No matter how talented you are or how hard you work, you can’t always run a business on your own. If the business can support it, you might hire an employee. But small businesses often find that they are in the in-between stage of needing help but not needing a dedicated employee for certain tasks. And that’s when you might hire a contract worker.
Contract workers — also called independent contractors, subcontractors, or freelancers — can be lifesavers when it comes to getting the work done. From writers to designers to accountants to PR and everything in between, you can pay for just the work you need on a project by project basis. But they also be nightmares when things go wrong. It’s up to you to protect yourself and your business when working with independent contractors.
The first — and most often skipped — step to hiring an independent contractor is to ask for references and samples. We can all claim we’ve done PR for the governor, but you won’t know if it’s true unless you actually check.
In some cases, references can be a sensitive matter. Let’s say you’re hiring a ghostwriter for some content marketing you’d like to do. You want to give them your ideas, have them write the content, and you’ll be credited for the work. But a main component of ghostwriting is secrecy, right? In those cases, your potential hire should be able to provide some sort of contact that will be willing to vouch for their work, even if they can’t necessarily give you certain details about the assignment.
What’s the most basic way to protect yourself in a work-for-hire situation? A contract. It will spell out exactly what the expectations are on each side of the table and what will happen if either of you don’t come through on your part of the deal. Any written correspondence can work as a written agreement in a pinch — like an email or physical letter — but contracts are still the way to go.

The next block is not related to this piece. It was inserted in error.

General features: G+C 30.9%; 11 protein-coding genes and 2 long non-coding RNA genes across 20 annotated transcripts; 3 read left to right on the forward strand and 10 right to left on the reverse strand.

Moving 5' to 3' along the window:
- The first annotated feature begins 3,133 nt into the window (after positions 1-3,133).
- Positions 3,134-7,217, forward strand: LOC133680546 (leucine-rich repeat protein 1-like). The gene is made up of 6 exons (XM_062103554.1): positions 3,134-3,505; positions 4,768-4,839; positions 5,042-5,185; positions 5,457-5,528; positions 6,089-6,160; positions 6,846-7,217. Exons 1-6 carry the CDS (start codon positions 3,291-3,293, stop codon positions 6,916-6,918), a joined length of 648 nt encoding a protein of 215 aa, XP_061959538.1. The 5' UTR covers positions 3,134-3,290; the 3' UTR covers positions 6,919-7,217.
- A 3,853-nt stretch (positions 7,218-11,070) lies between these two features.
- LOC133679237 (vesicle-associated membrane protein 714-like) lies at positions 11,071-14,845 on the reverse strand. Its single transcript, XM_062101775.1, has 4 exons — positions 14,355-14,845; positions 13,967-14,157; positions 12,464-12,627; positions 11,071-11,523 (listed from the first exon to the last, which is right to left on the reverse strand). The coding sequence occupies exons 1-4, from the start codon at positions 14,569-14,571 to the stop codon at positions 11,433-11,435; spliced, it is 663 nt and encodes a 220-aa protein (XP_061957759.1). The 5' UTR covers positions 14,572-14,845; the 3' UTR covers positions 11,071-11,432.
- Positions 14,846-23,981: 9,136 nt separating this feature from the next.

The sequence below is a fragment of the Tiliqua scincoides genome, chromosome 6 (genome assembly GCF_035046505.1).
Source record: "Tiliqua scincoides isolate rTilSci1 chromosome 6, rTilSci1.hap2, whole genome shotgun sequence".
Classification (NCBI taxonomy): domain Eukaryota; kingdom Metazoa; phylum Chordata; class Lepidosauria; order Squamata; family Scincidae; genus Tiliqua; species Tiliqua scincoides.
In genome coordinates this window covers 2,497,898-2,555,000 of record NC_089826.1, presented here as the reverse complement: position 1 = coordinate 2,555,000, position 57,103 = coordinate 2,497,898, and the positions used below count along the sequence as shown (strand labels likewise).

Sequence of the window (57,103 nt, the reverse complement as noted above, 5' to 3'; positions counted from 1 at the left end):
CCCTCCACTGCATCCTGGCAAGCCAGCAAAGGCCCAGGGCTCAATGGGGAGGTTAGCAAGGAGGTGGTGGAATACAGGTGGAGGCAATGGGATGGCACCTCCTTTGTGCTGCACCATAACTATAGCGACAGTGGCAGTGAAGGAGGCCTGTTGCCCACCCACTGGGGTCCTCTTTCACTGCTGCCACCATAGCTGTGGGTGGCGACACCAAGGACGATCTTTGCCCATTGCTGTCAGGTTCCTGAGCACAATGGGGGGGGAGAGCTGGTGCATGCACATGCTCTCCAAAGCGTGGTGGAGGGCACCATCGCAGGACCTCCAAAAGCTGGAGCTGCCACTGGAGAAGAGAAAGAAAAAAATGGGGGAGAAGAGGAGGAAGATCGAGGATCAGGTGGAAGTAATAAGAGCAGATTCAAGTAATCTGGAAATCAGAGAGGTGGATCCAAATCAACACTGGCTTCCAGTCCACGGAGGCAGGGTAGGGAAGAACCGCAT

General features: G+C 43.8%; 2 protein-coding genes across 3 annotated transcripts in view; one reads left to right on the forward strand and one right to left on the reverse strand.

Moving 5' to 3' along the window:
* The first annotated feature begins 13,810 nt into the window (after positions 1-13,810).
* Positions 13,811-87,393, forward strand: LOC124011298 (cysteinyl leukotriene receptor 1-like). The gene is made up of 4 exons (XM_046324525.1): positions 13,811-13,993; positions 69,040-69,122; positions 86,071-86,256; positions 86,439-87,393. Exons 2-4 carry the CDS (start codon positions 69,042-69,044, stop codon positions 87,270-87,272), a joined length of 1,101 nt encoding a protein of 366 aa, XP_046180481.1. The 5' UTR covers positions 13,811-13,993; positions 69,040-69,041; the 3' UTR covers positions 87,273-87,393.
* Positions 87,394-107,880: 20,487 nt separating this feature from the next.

Anyone you want to work with who insists on not using contracts is probably not someone you should work with. Your best bet is to come up with a boilerplate contract for your business’ subcontractors and add or subject language depending on the situation. And if you’re using the contract that they are providing, be sure to read it thoroughly before agreeing to anything. Remember this is going to be your insurance policy just in case anything goes wrong with the relationship.
Another good way to avoid being scammed by an independent contractor is to make progress payments instead of one large sum. This is especially important for long term assignments or high cost projects. The idea is that you break the project into stages and make a payment once each stage has been completed, starting with an initial deposit.
Let’s use a website development project as an example. You get a proposal from the contractor that you approve and you make a deposit payment. Then, perhaps they’ll do the basic format of the site and you’ll make another payment. When they have uploaded all of your content and photos, you’ll make another payment. When you’ve given your final sign off on any odds and ends, you’ll make the last payment and the project will be over. If at any point during the project, your contractor flakes on you, you have only paid for the part you’ve received up to that point.
In some cases, a freelancer trying to avoid chasing checks is probably going to ask for the entire payment upfront. That’s a safety net for their business. If their references check out and you can establish they are trustworthy, that’s fine. But otherwise, try to negotiate a deposit and then a payment on delivery. The whole point is to avoid giving a big check to someone, only to have them suddenly not answer your phone calls or emails anymore.